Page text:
In my experience, if you decide to make jewelry pieces that go beyond beading and weaving, it is important to get information on secondary materials like cords, clasps, jump rings, rings, metals, etc. that will be used to join your creations or use them as bases to create on. Take time to understand sizes and lengths and have samples of them to help you have a close view of their features. A wrong type of wire or a small ring can just make your life harder when you start making a jewelry piece, and in some cases, the action is not reversible.

Kyriakos Pachadiroglou makes a peacock theme jewlery set using StazOn, VeraMark and embossing powders. green, yellow, teal, metal, circles, earrings, necklace.
There are a lot of basic craft materials that can work well in and give excellent results. Having a look at a previous Peacock Jewelry project, you will easily identify the craft basics I used on them. I used StazOn ink to color Imagine’s Sheet Metal Small Circles—StazOn inkpads are my favorites in the jewelry making. They quickly dry on the surfaces (especially on metal which that I love using) and adding GlazOn seals the results.

Tools

If you are looking to make simple jewelry projects, you may already have the tools in your craft room and just need to buy a few things. Scissors, craft knife, pliers, piercing tool are common tools for everyday projects.

How to Use StazOn and Vertigo to Create Unique Jewelry

Working with jump rings, wires, clasps etc, round nose and flat nose pliers are helpful to form wires and secure cord endings. In the photo above, I created a fun Love bracelet using Vertigo surfaces. When you use soft surfaces, try adding a soft rubber or plastic cap to cover the pliers (even a plastic straw) to prevent marks on your pieces. Also, even your die cutting machine can become a tool for your jewelry depending on what you will be making!

Inspiration

Anything that is around me can be a spark for creativity. Look around your room and your craft supplies for inspiration and ways to alter them into a piece of jewelry!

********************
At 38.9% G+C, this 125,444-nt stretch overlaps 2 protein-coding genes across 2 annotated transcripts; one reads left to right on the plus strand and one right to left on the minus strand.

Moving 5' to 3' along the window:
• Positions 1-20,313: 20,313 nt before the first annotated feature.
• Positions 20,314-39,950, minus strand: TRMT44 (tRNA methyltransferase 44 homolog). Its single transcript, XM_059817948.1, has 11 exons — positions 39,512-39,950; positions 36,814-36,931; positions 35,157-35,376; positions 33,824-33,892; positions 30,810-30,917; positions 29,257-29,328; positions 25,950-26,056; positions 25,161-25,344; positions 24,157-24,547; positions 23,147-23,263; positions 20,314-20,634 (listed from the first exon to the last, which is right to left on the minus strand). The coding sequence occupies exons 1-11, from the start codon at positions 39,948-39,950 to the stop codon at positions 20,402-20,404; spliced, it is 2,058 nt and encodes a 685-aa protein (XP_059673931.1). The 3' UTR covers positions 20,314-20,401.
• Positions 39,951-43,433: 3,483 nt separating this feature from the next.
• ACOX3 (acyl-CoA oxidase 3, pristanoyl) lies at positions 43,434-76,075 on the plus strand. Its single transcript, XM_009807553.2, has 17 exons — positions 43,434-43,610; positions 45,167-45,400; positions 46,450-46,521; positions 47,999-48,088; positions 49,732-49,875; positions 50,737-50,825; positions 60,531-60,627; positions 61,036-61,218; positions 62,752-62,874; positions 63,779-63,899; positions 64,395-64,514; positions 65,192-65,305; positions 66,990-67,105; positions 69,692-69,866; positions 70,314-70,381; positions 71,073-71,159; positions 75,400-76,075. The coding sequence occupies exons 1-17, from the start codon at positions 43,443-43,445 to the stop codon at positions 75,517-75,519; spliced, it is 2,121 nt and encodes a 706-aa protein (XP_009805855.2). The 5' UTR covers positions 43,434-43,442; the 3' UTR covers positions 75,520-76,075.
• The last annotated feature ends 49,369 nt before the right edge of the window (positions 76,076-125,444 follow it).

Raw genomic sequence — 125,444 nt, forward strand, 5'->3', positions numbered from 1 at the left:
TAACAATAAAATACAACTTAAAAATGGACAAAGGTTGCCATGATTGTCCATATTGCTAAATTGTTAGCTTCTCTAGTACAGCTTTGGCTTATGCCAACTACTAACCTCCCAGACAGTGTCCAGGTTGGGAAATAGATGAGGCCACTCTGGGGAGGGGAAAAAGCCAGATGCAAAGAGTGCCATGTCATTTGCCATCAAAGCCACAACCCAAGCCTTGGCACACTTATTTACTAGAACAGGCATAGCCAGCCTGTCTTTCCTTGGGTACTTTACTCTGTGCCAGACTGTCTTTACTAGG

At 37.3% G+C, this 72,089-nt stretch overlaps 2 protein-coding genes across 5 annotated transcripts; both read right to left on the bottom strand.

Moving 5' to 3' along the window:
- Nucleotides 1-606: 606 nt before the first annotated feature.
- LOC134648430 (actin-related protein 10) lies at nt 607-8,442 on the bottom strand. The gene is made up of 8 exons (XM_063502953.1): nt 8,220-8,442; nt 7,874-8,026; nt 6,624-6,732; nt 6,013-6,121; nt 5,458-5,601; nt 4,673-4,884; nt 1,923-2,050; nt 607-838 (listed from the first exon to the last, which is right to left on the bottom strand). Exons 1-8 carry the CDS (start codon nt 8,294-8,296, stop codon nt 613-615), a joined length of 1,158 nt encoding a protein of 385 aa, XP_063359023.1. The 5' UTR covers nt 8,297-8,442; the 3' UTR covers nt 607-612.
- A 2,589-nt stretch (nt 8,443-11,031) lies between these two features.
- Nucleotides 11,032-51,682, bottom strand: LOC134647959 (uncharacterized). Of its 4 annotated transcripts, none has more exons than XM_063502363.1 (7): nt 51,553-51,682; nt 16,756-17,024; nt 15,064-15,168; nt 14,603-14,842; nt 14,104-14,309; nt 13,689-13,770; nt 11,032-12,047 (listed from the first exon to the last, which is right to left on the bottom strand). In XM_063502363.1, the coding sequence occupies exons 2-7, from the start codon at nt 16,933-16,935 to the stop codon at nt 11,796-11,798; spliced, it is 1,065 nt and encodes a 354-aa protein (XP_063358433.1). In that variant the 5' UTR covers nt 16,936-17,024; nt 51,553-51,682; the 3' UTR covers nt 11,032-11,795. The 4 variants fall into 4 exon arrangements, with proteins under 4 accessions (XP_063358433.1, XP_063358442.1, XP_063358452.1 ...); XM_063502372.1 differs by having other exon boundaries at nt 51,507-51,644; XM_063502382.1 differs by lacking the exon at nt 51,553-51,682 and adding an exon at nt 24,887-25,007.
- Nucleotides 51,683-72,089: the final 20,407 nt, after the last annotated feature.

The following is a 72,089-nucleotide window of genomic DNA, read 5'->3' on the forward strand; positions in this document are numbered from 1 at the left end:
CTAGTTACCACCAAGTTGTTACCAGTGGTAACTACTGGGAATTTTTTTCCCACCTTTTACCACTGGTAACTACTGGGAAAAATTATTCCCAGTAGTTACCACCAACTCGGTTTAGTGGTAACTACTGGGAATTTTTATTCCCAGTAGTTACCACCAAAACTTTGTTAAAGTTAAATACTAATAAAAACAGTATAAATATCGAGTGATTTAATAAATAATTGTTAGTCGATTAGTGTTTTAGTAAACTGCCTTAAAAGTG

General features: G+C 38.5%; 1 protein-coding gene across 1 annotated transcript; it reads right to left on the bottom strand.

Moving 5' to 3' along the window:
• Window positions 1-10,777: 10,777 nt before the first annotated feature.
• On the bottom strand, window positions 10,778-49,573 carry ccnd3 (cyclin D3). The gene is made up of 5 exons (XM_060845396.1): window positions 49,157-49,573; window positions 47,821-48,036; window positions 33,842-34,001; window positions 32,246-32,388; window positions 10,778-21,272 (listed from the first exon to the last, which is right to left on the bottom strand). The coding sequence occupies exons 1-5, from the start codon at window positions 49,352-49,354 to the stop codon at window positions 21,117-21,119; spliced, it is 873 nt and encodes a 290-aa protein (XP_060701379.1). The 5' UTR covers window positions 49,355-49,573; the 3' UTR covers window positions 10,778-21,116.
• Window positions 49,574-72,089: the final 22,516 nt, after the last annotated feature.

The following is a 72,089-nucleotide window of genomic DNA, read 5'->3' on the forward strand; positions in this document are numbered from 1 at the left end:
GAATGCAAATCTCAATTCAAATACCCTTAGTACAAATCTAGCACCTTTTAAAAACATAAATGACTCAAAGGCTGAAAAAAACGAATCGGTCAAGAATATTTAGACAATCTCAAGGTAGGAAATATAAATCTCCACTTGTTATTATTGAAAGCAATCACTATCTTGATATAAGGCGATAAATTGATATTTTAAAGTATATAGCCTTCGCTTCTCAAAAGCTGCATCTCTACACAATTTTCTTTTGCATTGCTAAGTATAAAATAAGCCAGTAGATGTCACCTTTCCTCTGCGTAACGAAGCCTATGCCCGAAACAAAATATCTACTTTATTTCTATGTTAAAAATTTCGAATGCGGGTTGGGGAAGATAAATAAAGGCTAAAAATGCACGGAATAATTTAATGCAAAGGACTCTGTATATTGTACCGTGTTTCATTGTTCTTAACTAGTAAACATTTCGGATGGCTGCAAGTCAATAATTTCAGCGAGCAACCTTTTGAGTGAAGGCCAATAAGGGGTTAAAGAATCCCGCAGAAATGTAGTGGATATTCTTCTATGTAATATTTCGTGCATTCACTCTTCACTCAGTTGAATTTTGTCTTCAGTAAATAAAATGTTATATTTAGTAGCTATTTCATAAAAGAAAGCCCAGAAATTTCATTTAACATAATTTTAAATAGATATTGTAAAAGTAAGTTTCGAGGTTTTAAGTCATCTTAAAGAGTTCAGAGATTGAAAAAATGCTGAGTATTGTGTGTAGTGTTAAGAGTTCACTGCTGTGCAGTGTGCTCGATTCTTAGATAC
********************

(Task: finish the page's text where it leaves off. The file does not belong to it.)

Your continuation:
Like these wooden canvas wedges. Sometimes simple things with a little work turn to very nice results.

purple dragon necklace

Your favorite stamps can be used on metal sheet and covered with sealant like this simple Dragon necklace. So the next time you want to create something out of the box and have a handmade jewelry piece that combines your style and art, just look into your craft stash and go simple!

Resources

Craft Gawker ‘s jewelry section.

Youtube tutorials Jewelry Making 101 & jewelry wires explanation – Wire Terminology

Jewelry Tutorial Headquarters 

 

Learn How to Craft Your Own Wooden Jewelry

by Kyriakos Pachadiroglou

Learn How to Craft Your Own Wooden Jewelry

Wood is one of my favorite materials in crafts and when it is needed I try to find ways to make it part of projects and look at it from a different points of view. Having canvas wooden wedges around for some time, I decided to color them with Walnut Ink and make pieces of jewelry. The canvas wedges are covered Iridescent Creative Medium and decorated with heat embossed stamps. It is easy to craft and is also a nice way of upcycling.

Skill: Beginner
Time: 1 hour

Directions


Step 1

Cut two of the four wedges 1/4 inch to make the earrings.


Step 2

Color the wedges with the Walnut Ink in Willow.


Step 3

Cover all sides with Creative Medium Chartreuse.


Step 4

Having a rubber with no cling sheet, I used the Tack N Peel to set and work with the stamp.


Step 5

Stamp the design and heat emboss using VersaMark and Imagine black embossing powder. Make sure to stamp both sides on the wedges to be used as earrings.


Step 6

Center and attach small screws to the top of the wood pieces and continue to embellish with metallic beads. Attach earring hooks, and a chain.

Supplies

Imagine
Other
  • Canvas wooden wedges
  • Heat gun
  • Soft paint brush
  • Rubber stamp
  • Beads
  • Pliers